This book needed no summarizing, no review. At one hundred and ninety-two pages, it is a slim book. It asks for you to pause almost at every page a few times, get the words, the meaning, the narrative of that time when these emotions and thoughts, the context of when it was written. And that almost all of us would find it resonating with us.
It so happened that as I was rereading the book to capture those expressions which would take the book to others, I sat watching a hospital from the office window.
Lucy Barton was in a hospital for nine weeks and that’s when this story took shape. A daughter who did not see any of her family since a very very long time, until the day her mother shows up at the foot of her bed in the hospital where she has been…
Excerpts as is in the book:
She talked in a way I did not remember, as though a pressure of feeling and words and observations had been stuffed down inside her for years, and her voice was breathy and un-self-conscious.
We lived with cornfields and fields of soyabeans spreading to the horizon….in the middle of the cornfields stood one tree, and its starkness was striking. For many years I thought the tree was my friend; it was my friend.
I mention this because there is the question of how children become aware of what the world is, and how to act in it.
This must be the way most of us maneuver through the world, half knowing, half not, visited by memories that can’t possibly be true….So much of life seems speculation.
…but what I am trying to say here is that I always thought she liked my circumstances to be so much lower than her own. She could not envy anything about me.
There are elements that determine paths taken, and we can seldom find them or point to them accurately, but I have sometimes thought how I would stay late at school, where it was warm, just to be warm. XXX I remained alone in the classroom, warm, and that was when I learned that work gets done if you simply do it. I could see the logic of my homework assignments in a way I could not if I did my work at home.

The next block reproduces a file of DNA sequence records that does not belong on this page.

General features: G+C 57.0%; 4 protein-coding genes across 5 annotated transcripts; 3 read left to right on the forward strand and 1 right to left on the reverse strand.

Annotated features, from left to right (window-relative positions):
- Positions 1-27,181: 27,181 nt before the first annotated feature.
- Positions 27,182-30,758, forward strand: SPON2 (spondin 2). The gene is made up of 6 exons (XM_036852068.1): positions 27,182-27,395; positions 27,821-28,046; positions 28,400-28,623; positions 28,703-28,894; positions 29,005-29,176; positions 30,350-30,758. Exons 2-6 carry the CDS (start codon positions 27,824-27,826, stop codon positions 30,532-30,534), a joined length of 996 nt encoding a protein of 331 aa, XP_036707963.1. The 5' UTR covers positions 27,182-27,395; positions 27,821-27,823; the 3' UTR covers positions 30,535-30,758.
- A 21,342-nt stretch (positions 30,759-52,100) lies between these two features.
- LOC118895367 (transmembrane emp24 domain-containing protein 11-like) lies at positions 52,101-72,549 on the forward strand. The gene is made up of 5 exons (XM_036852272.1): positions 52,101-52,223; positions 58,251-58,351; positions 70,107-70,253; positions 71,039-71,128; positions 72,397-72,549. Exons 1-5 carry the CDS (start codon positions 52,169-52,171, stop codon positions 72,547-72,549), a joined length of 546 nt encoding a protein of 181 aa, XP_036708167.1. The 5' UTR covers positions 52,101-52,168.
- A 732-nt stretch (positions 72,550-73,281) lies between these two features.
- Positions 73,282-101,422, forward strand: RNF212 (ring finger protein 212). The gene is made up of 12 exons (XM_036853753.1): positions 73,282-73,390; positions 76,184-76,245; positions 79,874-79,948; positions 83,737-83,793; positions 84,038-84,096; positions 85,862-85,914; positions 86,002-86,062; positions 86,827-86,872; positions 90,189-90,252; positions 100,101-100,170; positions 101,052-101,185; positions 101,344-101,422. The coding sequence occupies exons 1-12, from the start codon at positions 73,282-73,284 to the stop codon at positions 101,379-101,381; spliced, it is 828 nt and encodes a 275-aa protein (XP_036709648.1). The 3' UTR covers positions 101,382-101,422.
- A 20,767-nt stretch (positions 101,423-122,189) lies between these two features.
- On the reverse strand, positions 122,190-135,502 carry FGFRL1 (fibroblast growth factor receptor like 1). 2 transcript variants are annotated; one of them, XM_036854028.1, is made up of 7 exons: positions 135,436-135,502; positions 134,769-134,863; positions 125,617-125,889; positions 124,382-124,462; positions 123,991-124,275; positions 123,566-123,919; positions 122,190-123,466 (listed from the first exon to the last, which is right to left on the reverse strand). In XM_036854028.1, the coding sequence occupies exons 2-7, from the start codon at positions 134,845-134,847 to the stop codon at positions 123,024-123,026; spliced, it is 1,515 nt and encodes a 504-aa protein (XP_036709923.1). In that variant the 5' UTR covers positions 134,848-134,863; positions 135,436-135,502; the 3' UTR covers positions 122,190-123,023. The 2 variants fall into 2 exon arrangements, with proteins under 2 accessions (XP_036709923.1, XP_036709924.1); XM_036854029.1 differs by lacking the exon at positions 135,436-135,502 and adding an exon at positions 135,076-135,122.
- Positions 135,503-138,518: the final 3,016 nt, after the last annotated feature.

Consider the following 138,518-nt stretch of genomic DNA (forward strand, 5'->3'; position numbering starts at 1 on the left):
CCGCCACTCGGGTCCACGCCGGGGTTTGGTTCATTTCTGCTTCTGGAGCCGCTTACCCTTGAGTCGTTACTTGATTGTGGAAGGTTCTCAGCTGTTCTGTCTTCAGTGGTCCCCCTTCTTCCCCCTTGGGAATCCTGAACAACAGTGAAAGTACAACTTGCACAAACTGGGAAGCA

But the books brought me things. This is my point. They made me feel less alone. This is my point. And I thought: I will write and people will not feel so alone. XXX I did not know how hard it would be. But no one knows that; and that does not matter.
What I mean is, this is not just a woman’s story. It’s what happens to a lot of us, if we are lucky enough to hear that detail and pay attention to it.
I say this because I didn’t understand the art; they were dark and oblong pieces, almost-abstract-but-not-quite constructions, and I understood only that they were symptoms of a sophisticated world I could never understand.
I had not yet learned the depth of disgust city people feel for the truly provincial.
He spoke of her work, that she was a good writer, but she could not stop herself from a “softness of compassion” that revolted him, that, he felt, weakened her work.
I see children cry from tiredness, which is real, and sometimes from just crabbiness, which is real. But once in a while I se a child crying with deepest of desperation, and I think its one of the truest sounds a child can make.
I had no knowledge of popular knowledge.
Dreading-in-advance: you are wasting time by suffering twice. I mention this only to show how many things the mind cannot will itself to do, even if it wants to.
There is that constant judgement in this world: How are we going to make sure we do not feel inferior to another?
I have sometimes been sad that Tennessee Williams wrote that line for Blanche DuBois, “I have always depended on the kindness of strangers.” Many of us have been saved many times by the kindness of strangers, but after a while it sounds trite, like a bumper sticker. And that’s what made me sad, that a beautiful and true line comes to be used so often that it takes on the superficial sound of a bumper sticker.
I have learned this: a person gets tired. The mind or the soul or whatever word we have for whatever is not just the body gets tired, and this I have decided, is-usually, mostly-nature helping us.
It interests me how we find ways to feel superior to another person, another group of people. It happens everywhere, and all the time. Whatever we call it, I think it’s the lowest part of who we are, this need to find someone else to put down.
At times these days I think of the way the sun would set on the farmland around our small house in the autumn. A view of the horizon, the whole entire circle of it, if you turned, the sun setting behind you, the sky in front becoming pink and soft, then slightly blue again, as though it could not going on in its beauty, then the land closest to the setting sun would get dark, almost black against the orange lines of horizon, but if you turned around, the land is still available to the eye with such softness, the few trees, the quiet fields of cover crops already turned, and the sky lingering, lingering, then finally dark. As though the soul can be quiet for those moments.
All life amazes me.